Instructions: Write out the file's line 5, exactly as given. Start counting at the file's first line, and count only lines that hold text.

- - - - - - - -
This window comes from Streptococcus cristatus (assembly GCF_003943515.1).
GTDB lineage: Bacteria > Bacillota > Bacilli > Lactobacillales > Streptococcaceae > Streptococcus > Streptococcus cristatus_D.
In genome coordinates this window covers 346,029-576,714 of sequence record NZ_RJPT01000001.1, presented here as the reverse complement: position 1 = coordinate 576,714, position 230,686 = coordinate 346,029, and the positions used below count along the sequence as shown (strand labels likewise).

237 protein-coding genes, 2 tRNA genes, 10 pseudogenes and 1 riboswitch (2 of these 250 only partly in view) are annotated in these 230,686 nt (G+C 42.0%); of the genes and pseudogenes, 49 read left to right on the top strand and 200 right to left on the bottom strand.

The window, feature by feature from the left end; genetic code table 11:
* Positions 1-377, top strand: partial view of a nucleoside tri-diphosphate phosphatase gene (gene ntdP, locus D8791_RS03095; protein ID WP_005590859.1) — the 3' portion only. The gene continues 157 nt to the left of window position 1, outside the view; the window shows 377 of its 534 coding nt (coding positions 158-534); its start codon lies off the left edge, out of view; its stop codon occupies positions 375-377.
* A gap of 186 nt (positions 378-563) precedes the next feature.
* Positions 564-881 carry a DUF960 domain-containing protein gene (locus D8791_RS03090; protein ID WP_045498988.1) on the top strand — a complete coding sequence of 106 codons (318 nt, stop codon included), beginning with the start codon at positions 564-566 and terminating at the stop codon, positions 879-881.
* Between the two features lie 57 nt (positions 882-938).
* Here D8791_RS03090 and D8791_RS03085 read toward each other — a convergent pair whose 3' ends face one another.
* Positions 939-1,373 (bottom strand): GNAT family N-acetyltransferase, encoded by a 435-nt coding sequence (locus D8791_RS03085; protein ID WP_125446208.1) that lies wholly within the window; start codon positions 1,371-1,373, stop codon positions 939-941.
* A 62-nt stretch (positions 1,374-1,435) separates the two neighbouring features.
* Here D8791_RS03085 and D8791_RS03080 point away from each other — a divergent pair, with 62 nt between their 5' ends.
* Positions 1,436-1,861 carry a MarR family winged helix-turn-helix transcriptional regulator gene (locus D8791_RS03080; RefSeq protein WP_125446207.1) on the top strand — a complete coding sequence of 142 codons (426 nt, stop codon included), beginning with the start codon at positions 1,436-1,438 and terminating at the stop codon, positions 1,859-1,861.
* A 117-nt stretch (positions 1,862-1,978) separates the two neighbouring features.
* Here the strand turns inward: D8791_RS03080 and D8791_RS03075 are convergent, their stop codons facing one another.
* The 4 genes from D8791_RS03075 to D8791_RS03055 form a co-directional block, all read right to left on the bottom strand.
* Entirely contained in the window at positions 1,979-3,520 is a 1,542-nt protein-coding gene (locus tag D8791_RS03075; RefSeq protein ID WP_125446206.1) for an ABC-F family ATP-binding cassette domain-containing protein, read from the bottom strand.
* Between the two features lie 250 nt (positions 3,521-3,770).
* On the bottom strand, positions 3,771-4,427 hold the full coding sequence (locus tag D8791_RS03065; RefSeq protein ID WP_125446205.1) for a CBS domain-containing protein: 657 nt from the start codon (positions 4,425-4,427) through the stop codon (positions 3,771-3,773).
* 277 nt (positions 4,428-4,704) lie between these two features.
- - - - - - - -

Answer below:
The window, feature by feature from the left end; genetic code table 11: